A daily fine of €15 thousand levied on Derrybrien wind farm in South Galway by the EU has now resulted in penalties of more than €5m.
The fine was imposed last year due to a failure by the Irish state to carry out an appropriate environmental impact assessment during the construction stage.
In November, the European Court of Justice imposed a €5m penalty on the state in relation to the construction of Derrybrien Windfarm in South Galway.
The case centred on long standing concerns about the impact of the 70 turbine development on the Slieve Aughty mountains – which was deemed to have been improperly assessed.
Additional daily fines of €15 thousand were also imposed until the situation was deemed to be rectified.
According to the Sunday Times, while the state paid the €5m penalty, it has not paid the daily fines – which have now accumulated to a further €5m.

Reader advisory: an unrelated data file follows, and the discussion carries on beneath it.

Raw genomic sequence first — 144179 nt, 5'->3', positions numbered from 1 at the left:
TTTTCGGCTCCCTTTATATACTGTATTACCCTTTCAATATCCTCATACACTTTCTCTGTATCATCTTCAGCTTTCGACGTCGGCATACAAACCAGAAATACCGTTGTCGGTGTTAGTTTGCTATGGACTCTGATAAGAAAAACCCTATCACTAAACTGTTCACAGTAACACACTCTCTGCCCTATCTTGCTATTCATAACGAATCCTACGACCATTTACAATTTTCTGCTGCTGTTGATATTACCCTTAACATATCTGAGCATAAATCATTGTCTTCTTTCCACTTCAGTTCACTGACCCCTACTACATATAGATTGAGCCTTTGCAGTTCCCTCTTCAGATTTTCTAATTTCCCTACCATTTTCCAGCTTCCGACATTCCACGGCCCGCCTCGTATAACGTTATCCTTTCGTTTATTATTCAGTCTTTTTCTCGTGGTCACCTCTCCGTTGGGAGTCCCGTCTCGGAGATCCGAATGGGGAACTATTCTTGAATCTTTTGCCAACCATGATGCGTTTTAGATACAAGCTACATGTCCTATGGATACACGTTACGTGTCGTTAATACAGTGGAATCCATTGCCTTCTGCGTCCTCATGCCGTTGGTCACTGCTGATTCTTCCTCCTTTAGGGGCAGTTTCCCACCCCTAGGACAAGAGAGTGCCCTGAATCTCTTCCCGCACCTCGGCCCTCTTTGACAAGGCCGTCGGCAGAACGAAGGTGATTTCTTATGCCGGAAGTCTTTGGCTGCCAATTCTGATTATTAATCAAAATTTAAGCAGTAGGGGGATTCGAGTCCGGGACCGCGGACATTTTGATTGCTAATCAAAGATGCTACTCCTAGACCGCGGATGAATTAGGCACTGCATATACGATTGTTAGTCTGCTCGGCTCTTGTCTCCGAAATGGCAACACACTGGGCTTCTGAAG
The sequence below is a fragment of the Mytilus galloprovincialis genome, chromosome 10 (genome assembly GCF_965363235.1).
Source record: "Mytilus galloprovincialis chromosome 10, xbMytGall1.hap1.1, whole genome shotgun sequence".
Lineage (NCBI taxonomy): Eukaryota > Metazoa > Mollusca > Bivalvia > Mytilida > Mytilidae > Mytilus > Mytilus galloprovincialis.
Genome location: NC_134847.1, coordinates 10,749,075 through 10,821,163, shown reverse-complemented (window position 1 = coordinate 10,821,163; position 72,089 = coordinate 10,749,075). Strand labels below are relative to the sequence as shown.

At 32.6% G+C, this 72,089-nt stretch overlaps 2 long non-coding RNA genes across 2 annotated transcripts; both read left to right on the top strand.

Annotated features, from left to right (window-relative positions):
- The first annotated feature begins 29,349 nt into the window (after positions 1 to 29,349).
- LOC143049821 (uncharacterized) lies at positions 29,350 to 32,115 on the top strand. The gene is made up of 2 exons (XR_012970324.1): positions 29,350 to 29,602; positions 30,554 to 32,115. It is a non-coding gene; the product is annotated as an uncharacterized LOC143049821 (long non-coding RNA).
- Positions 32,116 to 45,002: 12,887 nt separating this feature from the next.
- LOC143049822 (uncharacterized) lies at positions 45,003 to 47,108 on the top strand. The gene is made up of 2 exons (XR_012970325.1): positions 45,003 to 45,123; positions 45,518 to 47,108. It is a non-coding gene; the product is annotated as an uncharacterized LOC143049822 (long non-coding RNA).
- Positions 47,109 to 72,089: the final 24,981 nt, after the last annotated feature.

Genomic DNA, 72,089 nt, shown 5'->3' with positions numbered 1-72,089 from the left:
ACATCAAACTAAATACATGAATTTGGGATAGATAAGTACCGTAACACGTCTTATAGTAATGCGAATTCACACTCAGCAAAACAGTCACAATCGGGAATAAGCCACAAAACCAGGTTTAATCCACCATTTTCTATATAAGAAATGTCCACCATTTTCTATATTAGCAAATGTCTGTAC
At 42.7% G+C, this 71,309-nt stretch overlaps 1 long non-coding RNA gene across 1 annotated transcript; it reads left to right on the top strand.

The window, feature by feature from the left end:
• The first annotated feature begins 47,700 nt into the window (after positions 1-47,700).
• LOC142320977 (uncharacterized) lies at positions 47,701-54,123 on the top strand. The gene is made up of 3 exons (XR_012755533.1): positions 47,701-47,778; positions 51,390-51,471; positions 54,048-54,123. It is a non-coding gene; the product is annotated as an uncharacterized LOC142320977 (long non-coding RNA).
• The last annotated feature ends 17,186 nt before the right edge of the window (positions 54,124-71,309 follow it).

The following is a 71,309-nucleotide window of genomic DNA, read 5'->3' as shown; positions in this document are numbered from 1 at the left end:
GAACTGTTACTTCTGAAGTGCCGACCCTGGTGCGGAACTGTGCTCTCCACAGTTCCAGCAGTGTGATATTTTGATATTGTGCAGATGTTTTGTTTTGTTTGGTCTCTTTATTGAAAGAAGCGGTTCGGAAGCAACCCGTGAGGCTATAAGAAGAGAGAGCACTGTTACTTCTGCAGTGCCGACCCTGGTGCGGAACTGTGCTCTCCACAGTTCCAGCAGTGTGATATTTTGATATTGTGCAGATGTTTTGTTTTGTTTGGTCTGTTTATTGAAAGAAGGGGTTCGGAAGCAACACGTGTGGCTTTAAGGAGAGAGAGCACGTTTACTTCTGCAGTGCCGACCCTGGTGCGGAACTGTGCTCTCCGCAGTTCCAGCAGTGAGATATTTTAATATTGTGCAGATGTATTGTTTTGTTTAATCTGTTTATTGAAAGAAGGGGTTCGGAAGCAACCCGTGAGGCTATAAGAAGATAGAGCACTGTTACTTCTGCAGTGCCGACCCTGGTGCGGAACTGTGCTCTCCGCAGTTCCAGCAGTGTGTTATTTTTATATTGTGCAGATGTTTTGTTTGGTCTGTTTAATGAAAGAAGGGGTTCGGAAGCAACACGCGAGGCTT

The Government says the daily fines will accrue until the terms of the EU judgement are met, which requires that the wind farm and its development consents are in compliance with EU directives.
The Department of Housing says an ESB subsidiary, Gort Windfarms, lodged an application with An Bord Pleanala in August for substitute consent – and this is currently under consideration.
This allows for retrospective applications in exceptional circumstances where there has been no environmental assessment.
In 2003, a massive landslide occurred at Derrybrien, which displaced 450 cubic metres of peat that spilled into waterways 20km away, killing 50 thousand fish.
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